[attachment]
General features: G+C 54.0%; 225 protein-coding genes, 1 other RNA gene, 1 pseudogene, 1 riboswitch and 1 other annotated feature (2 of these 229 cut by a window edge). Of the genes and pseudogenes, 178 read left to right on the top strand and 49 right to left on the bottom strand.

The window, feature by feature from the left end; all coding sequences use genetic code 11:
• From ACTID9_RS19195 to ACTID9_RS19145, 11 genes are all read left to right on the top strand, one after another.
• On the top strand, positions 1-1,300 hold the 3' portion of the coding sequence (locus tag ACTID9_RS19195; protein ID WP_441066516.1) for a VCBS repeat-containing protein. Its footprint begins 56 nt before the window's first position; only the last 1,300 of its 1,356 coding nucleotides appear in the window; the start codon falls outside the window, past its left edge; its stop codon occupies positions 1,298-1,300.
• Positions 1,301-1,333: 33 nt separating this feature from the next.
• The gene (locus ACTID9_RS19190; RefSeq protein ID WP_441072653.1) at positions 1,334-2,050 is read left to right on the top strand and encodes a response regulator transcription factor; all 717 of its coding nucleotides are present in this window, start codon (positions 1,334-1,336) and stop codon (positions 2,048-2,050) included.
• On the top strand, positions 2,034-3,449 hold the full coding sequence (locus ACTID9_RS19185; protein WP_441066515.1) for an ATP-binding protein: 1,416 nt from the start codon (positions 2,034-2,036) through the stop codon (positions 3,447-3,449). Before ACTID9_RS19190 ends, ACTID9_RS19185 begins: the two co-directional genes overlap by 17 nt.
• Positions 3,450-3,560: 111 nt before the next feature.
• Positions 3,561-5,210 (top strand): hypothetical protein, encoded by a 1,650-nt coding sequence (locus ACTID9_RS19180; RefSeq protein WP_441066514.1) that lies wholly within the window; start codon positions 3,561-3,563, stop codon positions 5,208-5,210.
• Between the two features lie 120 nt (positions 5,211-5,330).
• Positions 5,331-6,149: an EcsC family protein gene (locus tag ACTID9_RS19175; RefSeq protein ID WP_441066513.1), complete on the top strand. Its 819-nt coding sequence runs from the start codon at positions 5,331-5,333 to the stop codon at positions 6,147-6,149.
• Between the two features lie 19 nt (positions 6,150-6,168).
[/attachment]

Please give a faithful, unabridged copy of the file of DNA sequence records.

General features: G+C 54.0%; 225 protein-coding genes, 1 other RNA gene, 1 pseudogene, 1 riboswitch and 1 other annotated feature (2 of these 229 cut by a window edge). Of the genes and pseudogenes, 178 read left to right on the top strand and 49 right to left on the bottom strand.

The window, feature by feature from the left end; all coding sequences use genetic code 11:
• From ACTID9_RS19195 to ACTID9_RS19145, 11 genes are all read left to right on the top strand, one after another.
• On the top strand, positions 1-1,300 hold the 3' portion of the coding sequence (locus tag ACTID9_RS19195; protein ID WP_441066516.1) for a VCBS repeat-containing protein. Its footprint begins 56 nt before the window's first position; only the last 1,300 of its 1,356 coding nucleotides appear in the window; the start codon falls outside the window, past its left edge; its stop codon occupies positions 1,298-1,300.
• Positions 1,301-1,333: 33 nt separating this feature from the next.
• The gene (locus ACTID9_RS19190; RefSeq protein ID WP_441072653.1) at positions 1,334-2,050 is read left to right on the top strand and encodes a response regulator transcription factor; all 717 of its coding nucleotides are present in this window, start codon (positions 1,334-1,336) and stop codon (positions 2,048-2,050) included.
• On the top strand, positions 2,034-3,449 hold the full coding sequence (locus ACTID9_RS19185; protein WP_441066515.1) for an ATP-binding protein: 1,416 nt from the start codon (positions 2,034-2,036) through the stop codon (positions 3,447-3,449). Before ACTID9_RS19190 ends, ACTID9_RS19185 begins: the two co-directional genes overlap by 17 nt.
• Positions 3,450-3,560: 111 nt before the next feature.
• Positions 3,561-5,210 (top strand): hypothetical protein, encoded by a 1,650-nt coding sequence (locus ACTID9_RS19180; RefSeq protein WP_441066514.1) that lies wholly within the window; start codon positions 3,561-3,563, stop codon positions 5,208-5,210.
• Between the two features lie 120 nt (positions 5,211-5,330).
• Positions 5,331-6,149: an EcsC family protein gene (locus tag ACTID9_RS19175; RefSeq protein ID WP_441066513.1), complete on the top strand. Its 819-nt coding sequence runs from the start codon at positions 5,331-5,333 to the stop codon at positions 6,147-6,149.
• Between the two features lie 19 nt (positions 6,150-6,168).